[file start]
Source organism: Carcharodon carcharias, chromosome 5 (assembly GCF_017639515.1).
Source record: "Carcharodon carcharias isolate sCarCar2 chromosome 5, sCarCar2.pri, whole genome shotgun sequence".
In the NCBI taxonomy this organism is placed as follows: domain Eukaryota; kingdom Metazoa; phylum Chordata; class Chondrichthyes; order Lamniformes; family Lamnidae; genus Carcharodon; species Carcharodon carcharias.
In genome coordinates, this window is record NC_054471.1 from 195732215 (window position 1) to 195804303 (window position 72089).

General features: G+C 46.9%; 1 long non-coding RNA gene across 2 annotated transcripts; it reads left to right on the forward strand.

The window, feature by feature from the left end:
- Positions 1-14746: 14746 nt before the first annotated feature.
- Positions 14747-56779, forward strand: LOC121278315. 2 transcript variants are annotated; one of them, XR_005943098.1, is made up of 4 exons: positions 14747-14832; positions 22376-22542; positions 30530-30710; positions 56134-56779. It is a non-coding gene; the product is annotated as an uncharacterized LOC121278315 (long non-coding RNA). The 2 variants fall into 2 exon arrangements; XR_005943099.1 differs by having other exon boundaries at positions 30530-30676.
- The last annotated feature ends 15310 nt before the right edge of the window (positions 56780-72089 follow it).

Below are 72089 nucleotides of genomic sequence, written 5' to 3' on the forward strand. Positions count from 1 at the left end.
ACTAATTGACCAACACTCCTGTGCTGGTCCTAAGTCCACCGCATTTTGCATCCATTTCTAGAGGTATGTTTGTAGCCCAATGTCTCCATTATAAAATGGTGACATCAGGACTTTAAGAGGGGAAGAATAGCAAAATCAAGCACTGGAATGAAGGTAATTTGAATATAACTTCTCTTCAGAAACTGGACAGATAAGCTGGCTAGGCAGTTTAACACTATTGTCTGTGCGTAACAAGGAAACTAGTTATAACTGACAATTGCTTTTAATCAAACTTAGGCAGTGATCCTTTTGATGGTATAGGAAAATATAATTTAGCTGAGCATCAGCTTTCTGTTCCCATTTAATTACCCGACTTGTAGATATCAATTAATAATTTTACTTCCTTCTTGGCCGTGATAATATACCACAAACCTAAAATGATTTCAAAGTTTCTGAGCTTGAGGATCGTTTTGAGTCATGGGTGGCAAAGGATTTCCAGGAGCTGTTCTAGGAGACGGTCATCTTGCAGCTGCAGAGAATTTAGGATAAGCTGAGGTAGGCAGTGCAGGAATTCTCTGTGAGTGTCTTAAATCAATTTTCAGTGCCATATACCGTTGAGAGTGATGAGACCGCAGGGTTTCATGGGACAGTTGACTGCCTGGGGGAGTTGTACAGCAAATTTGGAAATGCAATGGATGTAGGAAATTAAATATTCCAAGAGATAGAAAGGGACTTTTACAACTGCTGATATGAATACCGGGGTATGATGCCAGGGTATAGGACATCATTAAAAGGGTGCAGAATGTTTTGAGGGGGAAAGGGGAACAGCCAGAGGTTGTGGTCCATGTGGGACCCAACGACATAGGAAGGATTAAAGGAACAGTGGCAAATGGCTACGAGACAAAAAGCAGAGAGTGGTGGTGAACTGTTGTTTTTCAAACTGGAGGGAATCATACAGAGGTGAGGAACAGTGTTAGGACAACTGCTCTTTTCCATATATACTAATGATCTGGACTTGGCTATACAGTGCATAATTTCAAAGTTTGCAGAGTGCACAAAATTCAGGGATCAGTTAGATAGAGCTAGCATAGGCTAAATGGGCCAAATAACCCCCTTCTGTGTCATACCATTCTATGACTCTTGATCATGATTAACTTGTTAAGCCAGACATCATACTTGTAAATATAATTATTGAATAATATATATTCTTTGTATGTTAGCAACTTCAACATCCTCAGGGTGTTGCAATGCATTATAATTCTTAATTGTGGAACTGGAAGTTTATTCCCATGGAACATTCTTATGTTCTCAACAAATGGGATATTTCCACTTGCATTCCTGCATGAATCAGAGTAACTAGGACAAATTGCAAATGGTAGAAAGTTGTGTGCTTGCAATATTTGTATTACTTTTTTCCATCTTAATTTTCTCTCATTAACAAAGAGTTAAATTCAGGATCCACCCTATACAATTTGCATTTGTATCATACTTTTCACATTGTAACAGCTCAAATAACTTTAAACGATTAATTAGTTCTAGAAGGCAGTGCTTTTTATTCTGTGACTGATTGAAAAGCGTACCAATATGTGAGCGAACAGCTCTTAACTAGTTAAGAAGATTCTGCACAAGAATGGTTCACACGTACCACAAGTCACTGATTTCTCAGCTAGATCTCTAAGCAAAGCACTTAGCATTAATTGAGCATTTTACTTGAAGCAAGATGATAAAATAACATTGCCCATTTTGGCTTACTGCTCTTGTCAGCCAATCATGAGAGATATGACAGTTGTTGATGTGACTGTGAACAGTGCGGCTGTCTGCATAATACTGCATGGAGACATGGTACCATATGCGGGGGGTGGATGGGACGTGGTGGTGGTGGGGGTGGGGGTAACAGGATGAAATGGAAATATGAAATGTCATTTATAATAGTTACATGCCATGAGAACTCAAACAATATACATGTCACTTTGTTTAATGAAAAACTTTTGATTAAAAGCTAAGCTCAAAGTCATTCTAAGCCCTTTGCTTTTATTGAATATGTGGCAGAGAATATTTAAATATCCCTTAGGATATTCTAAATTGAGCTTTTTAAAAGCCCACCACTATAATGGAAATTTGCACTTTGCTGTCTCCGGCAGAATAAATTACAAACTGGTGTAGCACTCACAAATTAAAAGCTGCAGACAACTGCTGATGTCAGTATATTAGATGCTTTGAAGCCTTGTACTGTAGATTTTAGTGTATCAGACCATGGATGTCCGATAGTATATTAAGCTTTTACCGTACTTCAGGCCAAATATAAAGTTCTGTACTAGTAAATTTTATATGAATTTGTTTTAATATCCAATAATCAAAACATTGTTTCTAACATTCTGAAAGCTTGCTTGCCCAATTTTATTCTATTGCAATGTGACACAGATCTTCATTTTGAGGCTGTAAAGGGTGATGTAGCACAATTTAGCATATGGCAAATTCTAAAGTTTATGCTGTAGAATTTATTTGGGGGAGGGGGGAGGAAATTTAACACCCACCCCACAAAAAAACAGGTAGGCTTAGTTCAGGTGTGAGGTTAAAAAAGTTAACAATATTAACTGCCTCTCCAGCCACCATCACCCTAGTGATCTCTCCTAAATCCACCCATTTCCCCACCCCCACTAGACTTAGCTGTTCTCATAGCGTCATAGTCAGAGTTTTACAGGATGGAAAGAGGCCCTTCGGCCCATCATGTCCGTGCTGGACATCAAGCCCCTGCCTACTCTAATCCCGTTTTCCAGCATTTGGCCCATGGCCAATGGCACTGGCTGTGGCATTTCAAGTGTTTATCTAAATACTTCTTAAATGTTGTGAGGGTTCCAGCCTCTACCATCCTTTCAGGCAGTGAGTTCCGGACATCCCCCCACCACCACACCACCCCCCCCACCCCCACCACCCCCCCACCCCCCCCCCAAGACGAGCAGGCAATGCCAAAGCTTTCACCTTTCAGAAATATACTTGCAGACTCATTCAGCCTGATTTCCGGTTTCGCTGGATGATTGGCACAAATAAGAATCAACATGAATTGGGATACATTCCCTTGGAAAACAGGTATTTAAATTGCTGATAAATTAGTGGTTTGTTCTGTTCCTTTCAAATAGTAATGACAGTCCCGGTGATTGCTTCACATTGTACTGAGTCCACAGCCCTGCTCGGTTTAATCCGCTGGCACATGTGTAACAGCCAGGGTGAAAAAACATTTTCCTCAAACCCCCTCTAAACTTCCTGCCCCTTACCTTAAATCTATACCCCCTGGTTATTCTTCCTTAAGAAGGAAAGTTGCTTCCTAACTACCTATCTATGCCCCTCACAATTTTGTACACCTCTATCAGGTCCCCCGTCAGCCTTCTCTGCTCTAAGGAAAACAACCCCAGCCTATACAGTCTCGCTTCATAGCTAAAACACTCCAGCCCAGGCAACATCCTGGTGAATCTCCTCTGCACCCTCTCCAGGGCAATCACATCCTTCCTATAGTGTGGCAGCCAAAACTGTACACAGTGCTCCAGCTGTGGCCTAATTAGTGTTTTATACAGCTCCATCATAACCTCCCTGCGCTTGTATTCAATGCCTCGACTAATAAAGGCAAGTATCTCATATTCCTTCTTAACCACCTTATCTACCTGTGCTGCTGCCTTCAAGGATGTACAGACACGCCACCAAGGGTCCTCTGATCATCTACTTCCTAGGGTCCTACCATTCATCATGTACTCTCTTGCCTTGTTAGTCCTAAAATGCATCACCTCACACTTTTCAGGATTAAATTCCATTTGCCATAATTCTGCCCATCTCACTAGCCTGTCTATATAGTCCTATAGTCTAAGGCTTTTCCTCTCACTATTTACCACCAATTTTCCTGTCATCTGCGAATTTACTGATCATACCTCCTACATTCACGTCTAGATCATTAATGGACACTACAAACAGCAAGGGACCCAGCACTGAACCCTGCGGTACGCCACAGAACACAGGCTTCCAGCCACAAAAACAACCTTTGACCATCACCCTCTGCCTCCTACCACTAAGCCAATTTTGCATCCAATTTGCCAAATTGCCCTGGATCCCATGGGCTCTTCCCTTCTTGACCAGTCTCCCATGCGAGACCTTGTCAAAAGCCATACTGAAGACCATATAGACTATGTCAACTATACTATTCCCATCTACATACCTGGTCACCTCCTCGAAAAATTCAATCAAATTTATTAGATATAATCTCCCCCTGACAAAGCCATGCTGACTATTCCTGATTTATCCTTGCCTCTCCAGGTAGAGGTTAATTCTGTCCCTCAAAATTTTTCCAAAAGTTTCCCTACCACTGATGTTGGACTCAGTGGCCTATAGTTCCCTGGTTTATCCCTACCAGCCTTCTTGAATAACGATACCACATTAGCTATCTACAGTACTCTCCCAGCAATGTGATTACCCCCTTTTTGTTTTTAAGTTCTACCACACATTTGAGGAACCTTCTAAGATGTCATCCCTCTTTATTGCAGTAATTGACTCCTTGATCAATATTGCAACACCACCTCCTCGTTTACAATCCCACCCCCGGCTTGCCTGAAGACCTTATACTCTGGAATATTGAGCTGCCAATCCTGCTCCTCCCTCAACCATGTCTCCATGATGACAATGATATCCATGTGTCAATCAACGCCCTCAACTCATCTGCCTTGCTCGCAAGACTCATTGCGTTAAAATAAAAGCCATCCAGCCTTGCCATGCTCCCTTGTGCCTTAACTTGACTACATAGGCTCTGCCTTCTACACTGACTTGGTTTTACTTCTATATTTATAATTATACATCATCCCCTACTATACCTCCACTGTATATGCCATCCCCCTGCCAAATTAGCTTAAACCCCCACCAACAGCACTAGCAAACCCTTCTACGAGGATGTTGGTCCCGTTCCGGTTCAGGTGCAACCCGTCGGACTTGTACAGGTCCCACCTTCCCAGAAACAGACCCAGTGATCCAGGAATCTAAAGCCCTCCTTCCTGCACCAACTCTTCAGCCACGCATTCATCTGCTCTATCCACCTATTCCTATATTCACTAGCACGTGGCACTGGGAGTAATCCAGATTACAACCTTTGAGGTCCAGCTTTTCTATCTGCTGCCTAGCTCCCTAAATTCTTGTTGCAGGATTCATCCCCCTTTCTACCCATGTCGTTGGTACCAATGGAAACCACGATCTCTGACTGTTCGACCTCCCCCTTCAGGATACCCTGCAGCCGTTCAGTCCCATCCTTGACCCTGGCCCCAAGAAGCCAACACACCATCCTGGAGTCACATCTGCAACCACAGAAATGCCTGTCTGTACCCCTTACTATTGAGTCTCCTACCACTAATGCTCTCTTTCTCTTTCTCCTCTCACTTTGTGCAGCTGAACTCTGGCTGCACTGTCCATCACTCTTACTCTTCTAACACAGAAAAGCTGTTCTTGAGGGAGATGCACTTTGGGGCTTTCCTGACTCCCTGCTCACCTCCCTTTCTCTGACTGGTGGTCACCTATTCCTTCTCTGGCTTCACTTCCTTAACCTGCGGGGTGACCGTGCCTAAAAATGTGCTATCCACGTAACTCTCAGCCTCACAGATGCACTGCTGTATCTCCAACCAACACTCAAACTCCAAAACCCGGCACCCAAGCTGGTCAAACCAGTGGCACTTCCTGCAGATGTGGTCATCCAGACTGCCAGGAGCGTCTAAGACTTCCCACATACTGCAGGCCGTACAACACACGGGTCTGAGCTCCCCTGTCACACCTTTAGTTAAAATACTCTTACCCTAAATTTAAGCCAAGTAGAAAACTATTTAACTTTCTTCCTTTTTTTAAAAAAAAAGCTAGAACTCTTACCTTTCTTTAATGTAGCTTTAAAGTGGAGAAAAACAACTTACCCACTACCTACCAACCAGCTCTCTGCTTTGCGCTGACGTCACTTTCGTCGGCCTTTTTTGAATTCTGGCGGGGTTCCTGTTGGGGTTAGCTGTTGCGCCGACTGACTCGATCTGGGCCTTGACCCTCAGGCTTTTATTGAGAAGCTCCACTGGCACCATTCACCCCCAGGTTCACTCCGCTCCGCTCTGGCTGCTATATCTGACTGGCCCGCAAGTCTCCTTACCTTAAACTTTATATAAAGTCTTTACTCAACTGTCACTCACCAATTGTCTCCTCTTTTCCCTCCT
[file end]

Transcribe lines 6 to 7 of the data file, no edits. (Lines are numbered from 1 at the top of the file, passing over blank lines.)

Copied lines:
The window, feature by feature from the left end:
- Positions 1-14746: 14746 nt before the first annotated feature.